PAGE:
The evening saw not only the launch of the hotly anticipated Blanc de Noirs 2014, but the first glimpse of a milestone for Wiston – their first still wine. The first wine we tasted with dinner, pairing the starter of cured duck breast and confit leg, celeriac and elderberries, was a delicate red Pinot Noir. This Pinot was just one barrel component (from the 2019 vintage) of what will eventually become a blend with the 2020 Pinot Noir to form one of a duo of inaugural Wiston still wine releases. This will coincide with the restaurant’s relaunch later in the year. While unfinished, and taken straight from the barrel, the wine promised bright, precise cranberry and cherry, together with a peppery spice and fragrant floral tones. It was a delight with the earthy flavours of the duck starter.
The star of the show for me was the Blanc de Noirs 2014 itself. This vintage brings Pinot Meunier to the party (35%) in addition to Pinot Noir (65%), both co-pressed and fermented in five and six-year-old Burgundy barrels for texture and micro-oxygenation rather than oak flavour. The wine was rested on lees for nine months, with malolactic fermentation blocked to preserve the natural malic energy and balance of this generous vintage. The resulting wine was bottled for secondary fermentation in July 2016 and disgorged in June this year with a dosage of 6g/l.
On pouring, the golden tone of the Blanc de Noirs radiated out of the glass with aromas of peach, sweet red apple, orange skin and crisp almond pastry. The first word that came to my mind when sipping was ‘luxurious’. Whilst the brisk, lively acidity that Dermot’s wines are famed for was ever-present, the sheer breadth and expansiveness of the palate was a joy to behold. The result is ripe fruit from a near-perfect vintage that Dermot describes as “wonderful, [bringing] longevity to the wine”. Indeed, the wine is drinking superbly now. Still, history has proven that those patient enough to squirrel away their Wiston wines for a good few years are rewarded with an even more engaging experience.
The decadent Blanc de Noirs 2014 was also paired with my favourite dish from the dinner which was poached halibut with cauliflower, sea greens and a konbu beurre blanc. The creaminess of the sauce and salty notes of the sea greens perfectly complemented the similar qualities in the wine, whilst the umami konbu (seaweed) flavours worked to accentuate its complexities. Further building on the idea of the wine’s age-worthiness, the evening ended on a damson, lemon brioche and almond dessert paired with a rare and unreleased Wiston Blanc de Noirs 2009. If the new 2014 vintage was luxurious, then the ’09 was decadent, wowing the room with its sumptuous and rich mature fruit flavours, and deeply integrated waves of creamy, nutty and savoury complexities.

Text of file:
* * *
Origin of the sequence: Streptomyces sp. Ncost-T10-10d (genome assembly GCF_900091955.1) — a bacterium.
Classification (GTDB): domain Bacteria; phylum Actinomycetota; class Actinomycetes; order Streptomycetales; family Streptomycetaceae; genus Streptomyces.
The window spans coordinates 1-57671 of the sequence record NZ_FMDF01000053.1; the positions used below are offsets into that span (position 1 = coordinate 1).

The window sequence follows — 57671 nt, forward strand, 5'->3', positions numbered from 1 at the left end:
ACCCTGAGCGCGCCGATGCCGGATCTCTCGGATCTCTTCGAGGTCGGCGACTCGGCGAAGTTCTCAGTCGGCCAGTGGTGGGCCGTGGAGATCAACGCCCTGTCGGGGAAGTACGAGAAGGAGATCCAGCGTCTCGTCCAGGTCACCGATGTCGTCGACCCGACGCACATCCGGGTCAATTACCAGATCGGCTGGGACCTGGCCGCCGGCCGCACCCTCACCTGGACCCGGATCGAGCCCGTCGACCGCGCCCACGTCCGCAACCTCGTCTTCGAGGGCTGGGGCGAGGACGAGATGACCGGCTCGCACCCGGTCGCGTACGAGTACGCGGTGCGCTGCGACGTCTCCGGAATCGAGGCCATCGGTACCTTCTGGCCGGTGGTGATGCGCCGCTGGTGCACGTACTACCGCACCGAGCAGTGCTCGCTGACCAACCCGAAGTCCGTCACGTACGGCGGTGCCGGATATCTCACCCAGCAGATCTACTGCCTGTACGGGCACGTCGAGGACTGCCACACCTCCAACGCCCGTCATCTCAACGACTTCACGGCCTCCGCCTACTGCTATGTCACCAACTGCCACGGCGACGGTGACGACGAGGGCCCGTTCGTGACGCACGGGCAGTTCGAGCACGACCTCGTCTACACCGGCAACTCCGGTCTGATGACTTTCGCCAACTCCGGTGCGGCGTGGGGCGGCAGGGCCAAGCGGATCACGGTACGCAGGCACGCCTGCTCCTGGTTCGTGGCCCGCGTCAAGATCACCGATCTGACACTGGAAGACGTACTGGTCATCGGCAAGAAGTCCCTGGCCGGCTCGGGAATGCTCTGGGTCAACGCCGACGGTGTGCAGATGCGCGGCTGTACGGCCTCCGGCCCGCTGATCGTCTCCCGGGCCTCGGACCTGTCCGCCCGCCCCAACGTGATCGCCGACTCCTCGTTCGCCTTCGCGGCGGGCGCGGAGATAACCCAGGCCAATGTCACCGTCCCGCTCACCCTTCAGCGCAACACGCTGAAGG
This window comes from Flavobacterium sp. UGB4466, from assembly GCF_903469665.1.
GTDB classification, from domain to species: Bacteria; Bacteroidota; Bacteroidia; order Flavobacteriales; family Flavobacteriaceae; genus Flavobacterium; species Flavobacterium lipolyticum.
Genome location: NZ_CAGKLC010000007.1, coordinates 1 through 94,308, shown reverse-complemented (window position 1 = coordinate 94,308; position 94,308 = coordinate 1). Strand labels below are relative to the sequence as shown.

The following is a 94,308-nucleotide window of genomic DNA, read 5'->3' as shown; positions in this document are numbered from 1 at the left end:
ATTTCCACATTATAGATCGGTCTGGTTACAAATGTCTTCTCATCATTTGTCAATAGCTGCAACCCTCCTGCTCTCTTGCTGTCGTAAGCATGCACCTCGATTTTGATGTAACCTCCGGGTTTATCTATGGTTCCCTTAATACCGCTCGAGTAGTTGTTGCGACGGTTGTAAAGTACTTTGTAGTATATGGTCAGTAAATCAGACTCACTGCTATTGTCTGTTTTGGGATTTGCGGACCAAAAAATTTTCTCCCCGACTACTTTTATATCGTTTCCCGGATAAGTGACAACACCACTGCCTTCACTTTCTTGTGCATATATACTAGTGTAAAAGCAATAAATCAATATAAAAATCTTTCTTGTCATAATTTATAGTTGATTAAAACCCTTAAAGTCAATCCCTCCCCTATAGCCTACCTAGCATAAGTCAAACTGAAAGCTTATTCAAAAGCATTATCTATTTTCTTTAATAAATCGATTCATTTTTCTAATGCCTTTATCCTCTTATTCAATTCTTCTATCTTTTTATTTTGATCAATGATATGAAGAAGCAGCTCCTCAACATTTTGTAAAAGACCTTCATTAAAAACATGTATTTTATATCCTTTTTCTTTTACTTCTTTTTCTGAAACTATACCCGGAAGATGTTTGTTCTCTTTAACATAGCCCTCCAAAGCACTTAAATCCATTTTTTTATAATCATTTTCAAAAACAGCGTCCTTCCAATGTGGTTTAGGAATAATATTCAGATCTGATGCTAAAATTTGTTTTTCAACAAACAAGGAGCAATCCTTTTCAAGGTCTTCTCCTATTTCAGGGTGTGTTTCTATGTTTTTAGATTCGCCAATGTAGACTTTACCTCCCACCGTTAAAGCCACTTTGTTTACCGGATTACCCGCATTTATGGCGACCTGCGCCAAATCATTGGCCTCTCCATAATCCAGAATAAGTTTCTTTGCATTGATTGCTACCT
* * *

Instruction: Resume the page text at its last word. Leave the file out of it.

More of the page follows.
Before this most memorable of wine launches, there was already no doubt in my mind that Wiston’s wines were rooted firmly in the premier league of English Wine. But this event gave a new sense of being and place to the wines for me. What makes Wiston so endearing is the opportunity to connect with this celebrated family and winemaker in such a personal way, to hear their journeys so far and visions for the future. And the prospect of a restaurant that, in Kirsty’s words will “provide honest and delicious food that celebrates the produce of this land”, will further give the wines and the land context.
On naming the restaurant, Kirsty passionately exclaimed after dinner: “Going out onto these chalk grasslands, I just find them so mind-blowingly beautiful.” She continued: “To me, ‘Chalk’ felt like the only name that we could call this restaurant.” Ultimately, this restaurant, along with the new sustainable winery and visitor facilities currently being constructed, will create a platform and destination for many more palates to discover these most fervent of wines, and help achieve the Goring family’s dream to reconnect people and land.